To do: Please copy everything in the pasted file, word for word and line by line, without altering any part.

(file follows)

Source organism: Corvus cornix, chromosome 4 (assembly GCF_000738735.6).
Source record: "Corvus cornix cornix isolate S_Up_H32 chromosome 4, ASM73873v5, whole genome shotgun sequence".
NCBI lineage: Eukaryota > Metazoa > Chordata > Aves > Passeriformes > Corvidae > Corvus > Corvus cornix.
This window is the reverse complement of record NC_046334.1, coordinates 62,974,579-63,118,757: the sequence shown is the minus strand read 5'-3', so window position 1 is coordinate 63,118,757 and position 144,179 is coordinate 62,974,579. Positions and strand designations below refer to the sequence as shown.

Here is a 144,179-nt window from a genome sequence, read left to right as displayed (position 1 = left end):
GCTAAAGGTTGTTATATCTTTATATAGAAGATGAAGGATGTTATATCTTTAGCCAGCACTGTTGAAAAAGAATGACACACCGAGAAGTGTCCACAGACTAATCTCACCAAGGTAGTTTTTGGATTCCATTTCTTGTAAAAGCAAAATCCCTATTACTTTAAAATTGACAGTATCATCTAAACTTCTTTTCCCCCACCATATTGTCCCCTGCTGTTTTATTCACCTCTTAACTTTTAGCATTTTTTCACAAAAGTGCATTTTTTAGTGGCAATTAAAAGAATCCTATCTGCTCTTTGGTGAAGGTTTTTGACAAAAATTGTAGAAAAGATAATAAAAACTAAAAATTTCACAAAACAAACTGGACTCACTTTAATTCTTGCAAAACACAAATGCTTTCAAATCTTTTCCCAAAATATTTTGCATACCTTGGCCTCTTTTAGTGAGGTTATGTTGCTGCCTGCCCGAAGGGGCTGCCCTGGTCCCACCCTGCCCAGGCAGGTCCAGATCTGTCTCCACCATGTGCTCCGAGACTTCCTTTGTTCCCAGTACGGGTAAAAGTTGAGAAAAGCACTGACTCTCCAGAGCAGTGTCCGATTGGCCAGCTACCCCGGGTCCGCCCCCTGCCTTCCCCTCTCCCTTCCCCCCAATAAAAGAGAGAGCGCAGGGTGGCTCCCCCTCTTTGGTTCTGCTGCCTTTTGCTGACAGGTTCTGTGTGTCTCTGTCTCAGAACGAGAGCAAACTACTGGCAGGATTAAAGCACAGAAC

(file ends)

Source organism: Corvus cornix, chromosome 4 (assembly GCF_000738735.6).
Source record: "Corvus cornix cornix isolate S_Up_H32 chromosome 4, ASM73873v5, whole genome shotgun sequence".
NCBI lineage: Eukaryota > Metazoa > Chordata > Aves > Passeriformes > Corvidae > Corvus > Corvus cornix.
This window is the reverse complement of record NC_046334.1, coordinates 62,974,579-63,118,757: the sequence shown is the minus strand read 5'-3', so window position 1 is coordinate 63,118,757 and position 144,179 is coordinate 62,974,579. Positions and strand designations below refer to the sequence as shown.

Here is a 144,179-nt window from a genome sequence, read left to right as displayed (position 1 = left end):
GCTAAAGGTTGTTATATCTTTATATAGAAGATGAAGGATGTTATATCTTTAGCCAGCACTGTTGAAAAAGAATGACACACCGAGAAGTGTCCACAGACTAATCTCACCAAGGTAGTTTTTGGATTCCATTTCTTGTAAAAGCAAAATCCCTATTACTTTAAAATTGACAGTATCATCTAAACTTCTTTTCCCCCACCATATTGTCCCCTGCTGTTTTATTCACCTCTTAACTTTTAGCATTTTTTCACAAAAGTGCATTTTTTAGTGGCAATTAAAAGAATCCTATCTGCTCTTTGGTGAAGGTTTTTGACAAAAATTGTAGAAAAGATAATAAAAACTAAAAATTTCACAAAACAAACTGGACTCACTTTAATTCTTGCAAAACACAAATGCTTTCAAATCTTTTCCCAAAATATTTTGCATACCTTGGCCTCTTTTAGTGAGGTTATGTTGCTGCCTGCCCGAAGGGGCTGCCCTGGTCCCACCCTGCCCAGGCAGGTCCAGATCTGTCTCCACCATGTGCTCCGAGACTTCCTTTGTTCCCAGTACGGGTAAAAGTTGAGAAAAGCACTGACTCTCCAGAGCAGTGTCCGATTGGCCAGCTACCCCGGGTCCGCCCCCTGCCTTCCCCTCTCCCTTCCCCCCAATAAAAGAGAGAGCGCAGGGTGGCTCCCCCTCTTTGGTTCTGCTGCCTTTTGCTGACAGGTTCTGTGTGTCTCTGTCTCAGAACGAGAGCAAACTACTGGCAGGATTAAAGCACAGAAC